Blacksmiths, university presidents, coroners, kibbutzniks, scholars, drop-outs, mayors, ministers and grade-school students—this is just a sample of the hundreds of BAR readers whose letters have appeared in Queries & Comments over the last 13 years. Readers’ letters praise, cajole, complain, cavil, berate, extol, inform and illustrate. We love them, and so do our readers. So we devote far more space to letters than does any other magazine we know. We even include readers’ letters in our index. To inaugurate our 14th year and to say “thank you” to a group as knowledgeable as you are diverse, we offer 7 pages of Queries & Comments—peppered, as always, with outrage and wit.
Whenever some new discovery is made in the field, you probably read about it first in BAR. But the excavation volunteers who are at the site of the discovery learn about it even sooner and get to see the find for themselves. “1988 Excavation Opportunities” lists 23 digs that you can join as a volunteer—digs that span the length of Israel (and a few in Jordan, too), from Banias at the foot of Mt. Hermon to Tel Nizzana in the Negev Desert, and digs that span the millennia, from the Neolithic period to the time of the Crusades. If you do decide to volunteer, you may, with a little luck, make a discovery that will appear in some future issue of BAR.
For a detailed account of what to expect on a dig, read “No Grid Lock at Ashkelon—The View from the Square,” by Nicole Prevost Logan. Currently a teacher of French language and civilization in Connecticut, Logan has worked as a writer, administrator, promotion director and consultant in 12 countries around the world.
During the Vietnam War, a compact device was developed that could be pulled across the ground to detect land mines. Now archaeologists in Israel are using this device to locate buried architectural features. Will this new equipment eliminate the need to dig? Just the opposite, says Dan P. Cole in “Ground Penetrating Radar—New Technology Won’t Make the Pick and Trowel Obsolete”; more, not less, digging will result.
Professor of religion and acting asssociate dean of faculty at Lake Forest College in Illinois, Cole spends many of his summers excavating. He has dug at Tell Halif, Tell Gezer and Tell Balatah. He is also chairman of the Lake Forest College Term in Greece and Turkey. Aside from digging, which he calls his “favorite activity,” Cole says, “[his] pleasure is in commuting between Athens and Jerusalem by way of Lake Forest.” The author of three BAS slide set booklets (“Biblical Archaeology,” “Jerusalem Archaeology” and “New Testament Archaeology”), Cole is also author of “Ancient Water Tunnels,” BAR 06:02.
Sketchy historical records tell us of an Asiatic people who conquered and ruled Egypt from 1670 to 1570 B.C. In the last 15 years, archaeological excavations have produced abundant evidence of this people, who are called the Hyksos. In “Jacob in History,” Aharon Kempinski takes us to Tell ed-Dab’a in the eastern Nile Delta, where finds confirm the site as the Hyksos capital. Kempinski also analyzes scarabs of a Hyksos king that bear the name Jacob and speculates on this Jacob’s relationship to the Jacob of the Bible.
Professor of archaeology at both Tel Aviv University and Ben-Gurion University, Kempinski has written often for BAR. His interpretation of a stone structure on Mt. Ebal, “Joshua’s Altar—An Iron Age Watchtower,” BAR 12:01, is scrutinized in this issue in “Two Early Israelite Cult Sites Now Questioned,” a summary of a scholarly article by Professor Michael Coogan of Stonehill College, North Easton, Massachusetts. Coogan establishes criteria to determine whether a site is in fact a cult site, then applies these criteria to two supposed cult sites, the one at Mt. Ebal and another located in northern Samaria and called the “bull site” for a bronze bull figurine found there.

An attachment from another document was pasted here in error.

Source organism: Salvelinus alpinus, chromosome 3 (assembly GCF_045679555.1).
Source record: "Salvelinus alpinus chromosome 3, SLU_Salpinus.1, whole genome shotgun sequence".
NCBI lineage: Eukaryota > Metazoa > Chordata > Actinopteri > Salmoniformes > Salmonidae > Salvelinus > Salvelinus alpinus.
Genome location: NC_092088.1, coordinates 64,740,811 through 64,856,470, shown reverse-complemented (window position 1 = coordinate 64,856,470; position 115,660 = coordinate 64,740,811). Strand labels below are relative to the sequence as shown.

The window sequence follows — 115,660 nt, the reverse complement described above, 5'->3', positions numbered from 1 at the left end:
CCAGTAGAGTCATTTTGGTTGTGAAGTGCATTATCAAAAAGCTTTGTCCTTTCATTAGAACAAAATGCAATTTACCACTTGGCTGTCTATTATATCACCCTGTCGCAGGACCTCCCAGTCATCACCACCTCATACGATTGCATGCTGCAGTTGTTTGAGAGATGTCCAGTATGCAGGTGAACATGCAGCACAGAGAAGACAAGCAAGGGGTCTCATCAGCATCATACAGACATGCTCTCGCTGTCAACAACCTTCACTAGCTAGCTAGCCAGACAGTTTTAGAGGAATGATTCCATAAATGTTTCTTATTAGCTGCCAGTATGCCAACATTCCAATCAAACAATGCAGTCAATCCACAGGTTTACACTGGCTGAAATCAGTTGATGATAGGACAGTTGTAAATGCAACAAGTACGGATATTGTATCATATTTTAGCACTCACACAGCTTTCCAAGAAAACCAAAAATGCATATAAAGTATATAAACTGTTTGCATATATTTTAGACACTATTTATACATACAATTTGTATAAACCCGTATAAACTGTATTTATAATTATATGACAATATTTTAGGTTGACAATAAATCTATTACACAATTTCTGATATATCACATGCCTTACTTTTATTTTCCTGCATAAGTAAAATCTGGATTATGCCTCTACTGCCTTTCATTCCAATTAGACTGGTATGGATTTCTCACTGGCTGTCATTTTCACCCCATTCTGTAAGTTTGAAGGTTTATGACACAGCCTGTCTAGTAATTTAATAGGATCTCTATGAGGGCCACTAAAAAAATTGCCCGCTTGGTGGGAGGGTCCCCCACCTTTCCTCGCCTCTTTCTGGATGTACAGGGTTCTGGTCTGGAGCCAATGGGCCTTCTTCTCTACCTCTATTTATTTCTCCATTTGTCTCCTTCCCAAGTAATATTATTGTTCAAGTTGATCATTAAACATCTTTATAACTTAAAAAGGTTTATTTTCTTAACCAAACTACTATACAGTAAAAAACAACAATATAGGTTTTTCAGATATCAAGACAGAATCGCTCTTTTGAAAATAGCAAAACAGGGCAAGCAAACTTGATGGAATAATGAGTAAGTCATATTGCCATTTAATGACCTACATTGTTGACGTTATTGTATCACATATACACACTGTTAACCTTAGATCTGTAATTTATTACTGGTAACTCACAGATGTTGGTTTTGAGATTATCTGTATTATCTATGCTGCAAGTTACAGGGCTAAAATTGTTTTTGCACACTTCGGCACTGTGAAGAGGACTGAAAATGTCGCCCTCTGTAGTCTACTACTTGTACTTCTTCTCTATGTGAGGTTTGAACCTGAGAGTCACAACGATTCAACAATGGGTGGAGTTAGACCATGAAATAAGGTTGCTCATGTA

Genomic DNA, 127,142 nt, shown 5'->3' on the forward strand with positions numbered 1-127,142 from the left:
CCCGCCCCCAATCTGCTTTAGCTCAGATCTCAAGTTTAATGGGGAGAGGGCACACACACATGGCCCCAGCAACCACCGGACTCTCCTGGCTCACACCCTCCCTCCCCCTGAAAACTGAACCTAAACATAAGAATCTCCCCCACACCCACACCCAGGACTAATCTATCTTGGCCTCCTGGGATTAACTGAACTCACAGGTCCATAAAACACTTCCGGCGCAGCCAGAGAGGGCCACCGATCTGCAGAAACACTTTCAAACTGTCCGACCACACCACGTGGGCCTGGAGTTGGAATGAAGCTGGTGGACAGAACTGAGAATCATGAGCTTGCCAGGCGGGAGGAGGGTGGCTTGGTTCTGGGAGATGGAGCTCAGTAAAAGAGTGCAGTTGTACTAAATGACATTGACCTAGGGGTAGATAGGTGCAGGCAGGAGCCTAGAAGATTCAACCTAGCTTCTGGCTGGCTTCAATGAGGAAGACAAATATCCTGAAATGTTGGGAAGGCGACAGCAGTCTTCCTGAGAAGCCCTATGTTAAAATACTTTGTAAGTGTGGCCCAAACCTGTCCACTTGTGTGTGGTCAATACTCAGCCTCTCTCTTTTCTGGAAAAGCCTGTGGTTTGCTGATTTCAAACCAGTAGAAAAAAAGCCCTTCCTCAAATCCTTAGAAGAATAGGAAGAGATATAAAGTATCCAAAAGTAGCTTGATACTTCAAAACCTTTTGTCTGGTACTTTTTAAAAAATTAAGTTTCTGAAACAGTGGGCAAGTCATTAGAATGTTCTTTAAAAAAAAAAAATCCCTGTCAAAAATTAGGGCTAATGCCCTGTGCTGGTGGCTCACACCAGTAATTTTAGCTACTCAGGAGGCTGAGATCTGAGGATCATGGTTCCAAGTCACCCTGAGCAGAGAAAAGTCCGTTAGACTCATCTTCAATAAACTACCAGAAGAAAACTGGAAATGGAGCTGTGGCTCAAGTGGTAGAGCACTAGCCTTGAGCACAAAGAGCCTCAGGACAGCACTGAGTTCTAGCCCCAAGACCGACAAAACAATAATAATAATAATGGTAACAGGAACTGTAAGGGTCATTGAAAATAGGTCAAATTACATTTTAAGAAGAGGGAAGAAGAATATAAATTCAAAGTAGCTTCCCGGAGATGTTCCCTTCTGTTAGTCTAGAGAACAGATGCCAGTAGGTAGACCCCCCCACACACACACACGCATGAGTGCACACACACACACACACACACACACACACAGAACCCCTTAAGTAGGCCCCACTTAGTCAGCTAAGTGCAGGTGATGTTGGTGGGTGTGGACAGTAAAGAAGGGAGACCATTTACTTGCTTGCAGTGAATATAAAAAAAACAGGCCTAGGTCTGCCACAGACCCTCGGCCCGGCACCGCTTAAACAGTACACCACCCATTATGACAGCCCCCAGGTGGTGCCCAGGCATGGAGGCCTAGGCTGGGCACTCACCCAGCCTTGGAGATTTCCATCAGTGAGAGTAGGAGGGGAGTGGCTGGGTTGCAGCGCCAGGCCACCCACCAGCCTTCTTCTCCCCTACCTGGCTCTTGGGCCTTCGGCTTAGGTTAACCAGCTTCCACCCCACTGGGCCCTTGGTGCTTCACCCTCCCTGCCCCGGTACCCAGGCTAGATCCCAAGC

“Why Is a Bilbil Called a Bilbil?” by Victor Goodside, calls to mind an even older question: “What’s in a name?” In this case, the answer to the latter question is: a mystery of archaeological etymology (a photo of a bilbil accompanies the article). An ophthamologist, Goodside recently retired from his practice in New York City. His interest in archaeology and Middle Eastern history turned him into a BAR subscriber many years ago and led him to participate in several BAS seminars and in the 1984 International Congress of Biblical Archaeology in Jerusalem.
“A few cooking pot rims, a ceramic lamp, an unidentifiable piece of corroded metal and a bone awl”: a typical day’s finds for an archaeologist, laments Fredric R. Brandfon. From such fragments, archaeologists and their historian colleagues are challenged to flesh out the social, political, economic and religious history of an ancient civilization. In “Archaeology and the Biblical Text,” Brandfon evaluates new theories of history and their application to archaeological evidence.
Assistant professor and director of religious studies at the College of Charleston, South Carolina, Brandfon has worked as a field supervisor at Tel Beersheba and Tel Michal. He currently serves as executive director of the Tel Gerisa excavations, near Tel Aviv.
Blacksmiths, university presidents, coroners, kibbutzniks, scholars, drop-outs, mayors, ministers and grade-school students—this is just a sample of the hundreds of BAR readers whose letters have appeared in Queries & Comments over the last 13 years. Readers’ letters praise, cajole, complain, cavil, berate, extol, inform and illustrate. We love them, and so do our readers. So we devote far more space to letters than does any other magazine we know. We even include readers’ letters in our index. To inaugurate our 14th year and to say “thank you” to a group as knowledgeable as you are diverse, we offer 7 […]